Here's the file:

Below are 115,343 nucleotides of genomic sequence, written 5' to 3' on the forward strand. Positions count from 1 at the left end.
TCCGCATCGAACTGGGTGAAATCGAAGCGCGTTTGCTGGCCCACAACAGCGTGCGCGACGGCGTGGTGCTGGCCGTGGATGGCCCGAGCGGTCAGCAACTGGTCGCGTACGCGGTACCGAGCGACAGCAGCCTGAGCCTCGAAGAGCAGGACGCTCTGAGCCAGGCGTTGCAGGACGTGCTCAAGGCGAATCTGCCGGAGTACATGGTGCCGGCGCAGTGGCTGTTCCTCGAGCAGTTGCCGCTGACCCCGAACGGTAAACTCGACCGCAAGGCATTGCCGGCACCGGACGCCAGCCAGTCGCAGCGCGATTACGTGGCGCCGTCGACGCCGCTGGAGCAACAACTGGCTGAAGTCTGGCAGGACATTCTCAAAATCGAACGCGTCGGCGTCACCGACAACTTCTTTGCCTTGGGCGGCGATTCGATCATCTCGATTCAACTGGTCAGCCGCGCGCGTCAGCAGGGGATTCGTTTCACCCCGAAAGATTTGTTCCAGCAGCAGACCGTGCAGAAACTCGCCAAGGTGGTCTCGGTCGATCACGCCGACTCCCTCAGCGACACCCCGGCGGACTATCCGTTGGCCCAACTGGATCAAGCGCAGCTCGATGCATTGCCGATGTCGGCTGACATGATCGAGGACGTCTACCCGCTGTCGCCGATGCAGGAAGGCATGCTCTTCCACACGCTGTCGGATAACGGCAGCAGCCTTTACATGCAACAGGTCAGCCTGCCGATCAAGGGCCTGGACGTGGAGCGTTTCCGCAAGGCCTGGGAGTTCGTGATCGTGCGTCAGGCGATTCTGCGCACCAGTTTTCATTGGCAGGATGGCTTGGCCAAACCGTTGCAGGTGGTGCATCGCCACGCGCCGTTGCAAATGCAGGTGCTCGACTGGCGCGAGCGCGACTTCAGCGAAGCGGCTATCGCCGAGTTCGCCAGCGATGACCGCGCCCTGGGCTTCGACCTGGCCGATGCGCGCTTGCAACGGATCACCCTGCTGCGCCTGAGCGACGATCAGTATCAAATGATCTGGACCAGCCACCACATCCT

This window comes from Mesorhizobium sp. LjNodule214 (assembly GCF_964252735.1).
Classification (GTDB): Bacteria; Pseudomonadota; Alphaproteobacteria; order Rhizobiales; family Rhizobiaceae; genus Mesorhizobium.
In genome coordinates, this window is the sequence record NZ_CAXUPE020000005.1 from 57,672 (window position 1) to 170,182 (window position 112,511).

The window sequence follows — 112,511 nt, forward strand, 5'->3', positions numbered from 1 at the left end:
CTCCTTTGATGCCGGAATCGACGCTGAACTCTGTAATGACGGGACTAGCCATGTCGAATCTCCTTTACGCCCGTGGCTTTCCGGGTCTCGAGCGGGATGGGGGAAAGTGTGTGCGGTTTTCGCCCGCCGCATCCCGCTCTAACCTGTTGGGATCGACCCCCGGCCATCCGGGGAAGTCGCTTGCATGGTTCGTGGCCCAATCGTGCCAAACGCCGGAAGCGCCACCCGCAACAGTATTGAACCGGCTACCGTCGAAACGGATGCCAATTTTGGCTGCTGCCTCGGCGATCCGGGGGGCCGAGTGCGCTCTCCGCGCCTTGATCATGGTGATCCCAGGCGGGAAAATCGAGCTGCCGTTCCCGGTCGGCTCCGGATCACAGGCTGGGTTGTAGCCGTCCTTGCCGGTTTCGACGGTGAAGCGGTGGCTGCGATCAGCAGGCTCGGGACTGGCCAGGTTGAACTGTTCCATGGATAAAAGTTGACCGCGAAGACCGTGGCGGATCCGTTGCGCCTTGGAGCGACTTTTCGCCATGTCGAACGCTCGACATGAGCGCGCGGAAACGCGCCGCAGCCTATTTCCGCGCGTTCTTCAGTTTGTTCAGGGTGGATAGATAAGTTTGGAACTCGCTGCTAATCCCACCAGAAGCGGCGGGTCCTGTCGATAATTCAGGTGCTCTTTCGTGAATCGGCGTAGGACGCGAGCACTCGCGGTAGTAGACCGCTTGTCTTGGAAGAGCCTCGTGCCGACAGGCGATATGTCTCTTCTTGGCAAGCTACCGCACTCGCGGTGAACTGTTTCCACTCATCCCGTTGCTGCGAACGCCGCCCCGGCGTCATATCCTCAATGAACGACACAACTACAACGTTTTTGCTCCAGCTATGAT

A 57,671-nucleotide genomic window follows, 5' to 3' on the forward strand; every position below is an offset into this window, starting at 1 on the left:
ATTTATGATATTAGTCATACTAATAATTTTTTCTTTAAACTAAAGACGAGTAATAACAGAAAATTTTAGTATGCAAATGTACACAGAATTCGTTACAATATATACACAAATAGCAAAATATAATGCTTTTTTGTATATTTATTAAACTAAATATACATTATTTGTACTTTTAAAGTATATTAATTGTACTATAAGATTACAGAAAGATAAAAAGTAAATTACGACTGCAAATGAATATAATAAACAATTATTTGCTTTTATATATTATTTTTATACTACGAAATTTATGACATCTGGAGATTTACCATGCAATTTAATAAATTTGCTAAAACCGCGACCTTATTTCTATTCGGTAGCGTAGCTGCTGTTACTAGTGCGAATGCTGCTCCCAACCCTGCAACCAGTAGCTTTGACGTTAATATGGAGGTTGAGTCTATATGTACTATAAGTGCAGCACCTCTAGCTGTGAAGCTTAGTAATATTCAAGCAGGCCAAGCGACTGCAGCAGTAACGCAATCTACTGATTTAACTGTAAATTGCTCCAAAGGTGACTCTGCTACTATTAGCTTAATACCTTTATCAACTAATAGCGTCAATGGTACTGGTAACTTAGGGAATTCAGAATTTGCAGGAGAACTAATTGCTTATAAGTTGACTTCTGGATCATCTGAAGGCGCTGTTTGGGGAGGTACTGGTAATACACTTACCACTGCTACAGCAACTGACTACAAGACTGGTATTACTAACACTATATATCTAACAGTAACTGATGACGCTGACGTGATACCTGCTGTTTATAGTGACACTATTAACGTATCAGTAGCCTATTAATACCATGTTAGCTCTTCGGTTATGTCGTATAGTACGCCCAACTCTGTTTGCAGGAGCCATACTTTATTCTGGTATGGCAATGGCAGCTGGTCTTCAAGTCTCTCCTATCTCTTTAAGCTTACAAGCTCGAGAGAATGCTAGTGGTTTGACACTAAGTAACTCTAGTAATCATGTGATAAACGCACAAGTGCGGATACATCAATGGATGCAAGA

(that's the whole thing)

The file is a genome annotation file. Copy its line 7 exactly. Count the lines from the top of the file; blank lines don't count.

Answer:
CTCCTTTGATGCCGGAATCGACGCTGAACTCTGTAATGACGGGACTAGCCATGTCGAATCTCCTTTACGCCCGTGGCTTTCCGGGTCTCGAGCGGGATGGGGGAAAGTGTGTGCGGTTTTCGCCCGCCGCATCCCGCTCTAACCTGTTGGGATCGACCCCCGGCCATCCGGGGAAGTCGCTTGCATGGTTCGTGGCCCAATCGTGCCAAACGCCGGAAGCGCCACCCGCAACAGTATTGAACCGGCTACCGTCGAAACGGATGCCAATTTTGGCTGCTGCCTCGGCGATCCGGGGGGCCGAGTGCGCTCTCCGCGCCTTGATCATGGTGATCCCAGGCGGGAAAATCGAGCTGCCGTTCCCGGTCGGCTCCGGATCACAGGCTGGGTTGTAGCCGTCCTTGCCGGTTTCGACGGTGAAGCGGTGGCTGCGATCAGCAGGCTCGGGACTGGCCAGGTTGAACTGTTCCATGGATAAAAGTTGACCGCGAAGACCGTGGCGGATCCGTTGCGCCTTGGAGCGACTTTTCGCCATGTCGAACGCTCGACATGAGCGCGCGGAAACGCGCCGCAGCCTATTTCCGCGCGTTCTTCAGTTTGTTCAGGGTGGATAGATAAGTTTGGAACTCGCTGCTAATCCCACCAGAAGCGGCGGGTCCTGTCGATAATTCAGGTGCTCTTTCGTGAATCGGCGTAGGACGCGAGCACTCGCGGTAGTAGACCGCTTGTCTTGGAAGAGCCTCGTGCCGACAGGCGATATGTCTCTTCTTGGCAAGCTACCGCACTCGCGGTGAACTGTTTCCACTCATCCCGTTGCTGCGAACGCCGCCCCGGCGTCATATCCTCAATGAACGACACAACTACAACGTTTTTGCTCCAGCTATGAT